Every time an algorithm processes a batch, it updates its internal parameters based on that data in preparation for the next batch. This update helps the model improve its performance on the learning task and reduce errors. This is also called an iteration. Multiple iterations make up an epoch.

So, if:

- N = Total number of examples
- B = Batch size
- I = Iteration

Then,

- I = N/B
- In 10000 samples of batch size 1000, I = 10000/1000
- Therefore, I = 10
- Therefore, it’ll take ten iterations to complete one epoch.

## What is the difference between epoch and batch?

As discussed above, a batch is a subsection of the complete training dataset. The quantity of samples in each batch is the batch size. On the other hand, an epoch is when all batches complete one pass through the algorithm.

Here’s the difference between epoch and batch in a simple table:

Feature | Epoch | Batch |
---|---|---|

Concept | An epoch happens when all the training data has passed through the algorithm once. | A batch is when all the training data has been divided into smaller sections for easier management. |

Role in training | Epochs offer a macro view of the training process. | Batches provide a micro view. |

Purpose | Epoch in machine learning does not directly address computational efficiency and is particularly about the learning regimen. | Batches are used to manage computational load and memory, ensuring models are trained and large datasets that can’t fit into memory at once. |

Value range | The number of epochs can be any value from 1 to infinity. This number determines how many times the model sees the entire dataset. | The batch size has a minimum size of 1 and a maximum size that’s less than or equal to the number of samples in the training dataset. |

Who specifies | The number of epochs is a hyperparameter that the data engineer must specify to the algorithm. | The batch size is also a hyperparameter that the data engineer sets. |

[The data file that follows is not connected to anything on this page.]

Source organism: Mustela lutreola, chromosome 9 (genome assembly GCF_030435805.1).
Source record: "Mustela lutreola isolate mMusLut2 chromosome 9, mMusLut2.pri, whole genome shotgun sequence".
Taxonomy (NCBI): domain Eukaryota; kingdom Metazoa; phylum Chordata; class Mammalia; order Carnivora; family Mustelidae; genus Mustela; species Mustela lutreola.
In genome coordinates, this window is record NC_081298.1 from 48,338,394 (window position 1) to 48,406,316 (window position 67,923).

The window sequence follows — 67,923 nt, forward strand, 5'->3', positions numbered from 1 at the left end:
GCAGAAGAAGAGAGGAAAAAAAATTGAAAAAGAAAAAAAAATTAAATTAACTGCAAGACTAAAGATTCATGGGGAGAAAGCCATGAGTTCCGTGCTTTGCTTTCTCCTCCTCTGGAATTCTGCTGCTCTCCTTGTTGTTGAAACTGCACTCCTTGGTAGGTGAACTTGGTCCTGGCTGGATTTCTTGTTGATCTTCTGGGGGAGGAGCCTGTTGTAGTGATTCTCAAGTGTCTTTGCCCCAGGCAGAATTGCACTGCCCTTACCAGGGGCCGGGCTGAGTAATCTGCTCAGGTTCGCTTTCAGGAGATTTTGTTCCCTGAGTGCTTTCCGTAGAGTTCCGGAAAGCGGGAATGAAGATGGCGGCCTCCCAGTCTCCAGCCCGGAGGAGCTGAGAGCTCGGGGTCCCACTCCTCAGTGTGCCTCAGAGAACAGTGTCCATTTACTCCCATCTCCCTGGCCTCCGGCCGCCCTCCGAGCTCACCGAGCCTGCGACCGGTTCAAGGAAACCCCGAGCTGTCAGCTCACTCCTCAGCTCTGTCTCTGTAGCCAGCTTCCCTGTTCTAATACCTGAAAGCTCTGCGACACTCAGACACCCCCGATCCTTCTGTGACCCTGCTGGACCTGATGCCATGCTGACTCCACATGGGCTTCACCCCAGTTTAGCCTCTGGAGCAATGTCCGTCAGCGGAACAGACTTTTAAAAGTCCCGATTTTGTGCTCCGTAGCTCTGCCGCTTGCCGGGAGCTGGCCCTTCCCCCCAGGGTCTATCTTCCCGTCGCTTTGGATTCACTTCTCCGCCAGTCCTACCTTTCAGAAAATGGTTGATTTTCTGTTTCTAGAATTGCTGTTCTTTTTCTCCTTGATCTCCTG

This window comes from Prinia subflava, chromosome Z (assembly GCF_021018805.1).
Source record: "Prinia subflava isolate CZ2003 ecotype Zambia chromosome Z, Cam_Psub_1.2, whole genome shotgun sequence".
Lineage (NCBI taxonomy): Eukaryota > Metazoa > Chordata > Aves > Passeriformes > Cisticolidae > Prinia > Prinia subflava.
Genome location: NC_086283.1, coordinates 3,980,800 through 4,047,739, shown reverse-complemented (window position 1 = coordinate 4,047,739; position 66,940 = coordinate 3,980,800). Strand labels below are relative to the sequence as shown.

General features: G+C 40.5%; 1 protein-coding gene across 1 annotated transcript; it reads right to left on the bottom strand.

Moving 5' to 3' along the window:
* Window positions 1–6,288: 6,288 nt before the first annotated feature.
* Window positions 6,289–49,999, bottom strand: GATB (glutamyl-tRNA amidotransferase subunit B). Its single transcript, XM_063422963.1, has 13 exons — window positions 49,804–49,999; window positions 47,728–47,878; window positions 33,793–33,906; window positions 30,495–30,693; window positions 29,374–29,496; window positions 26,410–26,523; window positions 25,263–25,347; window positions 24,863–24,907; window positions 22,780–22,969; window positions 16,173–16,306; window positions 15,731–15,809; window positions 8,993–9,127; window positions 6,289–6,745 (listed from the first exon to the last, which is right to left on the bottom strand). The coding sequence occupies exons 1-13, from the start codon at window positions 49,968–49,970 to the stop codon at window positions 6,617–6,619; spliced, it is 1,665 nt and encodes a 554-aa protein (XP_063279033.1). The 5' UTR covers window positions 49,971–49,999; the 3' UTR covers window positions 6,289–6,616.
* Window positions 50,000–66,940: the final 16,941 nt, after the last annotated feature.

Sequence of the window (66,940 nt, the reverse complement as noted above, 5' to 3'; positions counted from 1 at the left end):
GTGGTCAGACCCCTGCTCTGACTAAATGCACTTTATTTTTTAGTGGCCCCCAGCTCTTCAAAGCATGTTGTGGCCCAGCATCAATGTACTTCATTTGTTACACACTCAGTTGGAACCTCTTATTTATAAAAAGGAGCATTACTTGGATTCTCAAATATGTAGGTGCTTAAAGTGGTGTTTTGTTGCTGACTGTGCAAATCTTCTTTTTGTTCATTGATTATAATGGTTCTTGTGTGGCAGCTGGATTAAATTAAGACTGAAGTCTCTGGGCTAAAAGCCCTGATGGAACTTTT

## How are parameters updated in an epoch?

Parameters are updated when a batch is processed. There are three modes of batch processing:

— **Batch mode**

The entire training dataset is considered a single batch (B = N). This means the model processes the entire dataset at once before updating its internal parameters.

One major advantage of this type of batch processing is that the model can reach convergence (optimal performance) in fewer epochs than other modes.

On the flip side, this type of processing is computationally expensive, particularly for complex models. It’ll also require a lot of memory to hold the entire dataset. There are also no frequent parameter updates, unlike in other modes.

— **Mini-batch mode**

This is the most common type of batch processing where the training data is broken down into smaller, manageable groups called mini-batches. The model processes one mini-batch at a time and updates its parameters after each mini-batch.

With the mini-batch mode, you’ll rarely run into memory usage problems, meaning more speed. There’s also the potential for more frequent parameter updates. However, it’ll require more epochs to converge. You may also need to experiment a few times to find the optimal mini-batch size.

— **Stochastic mode**

The stochastic mode uses unique batch sizing, which means the gradient and parameters are changed after each sample. Stochastic gradient descent (SGD) is the optimization algorithm used to identify the set of internal model parameters that yield the closest match between predicted and actual outputs.

The SGD algorithm leverages the concept of an error gradient to achieve convergence. This essentially means it follows the slope of the error surface with respect to model parameters. It guides the parameter optimization process towards the minimum error level by iteratively descending this slope. Predictions are generated at each step using a specific sample and the current parameter set. The discrepancy between predictions and expected results is quantified as the error. Subsequently, the internal parameters are adjusted to minimize this error in the next iteration.

## Example of epoch in machine learning

To better understand the concept of an epoch in machine learning, let’s quickly discuss a specific example of mini-batch processing. Let’s imagine you’re training a model to predict movie ratings. Your entire dataset has information on 5000 movies (samples) with details like genre, cast, producer, and director. You could set the training to run for 20 epochs and choose a batch size of 100.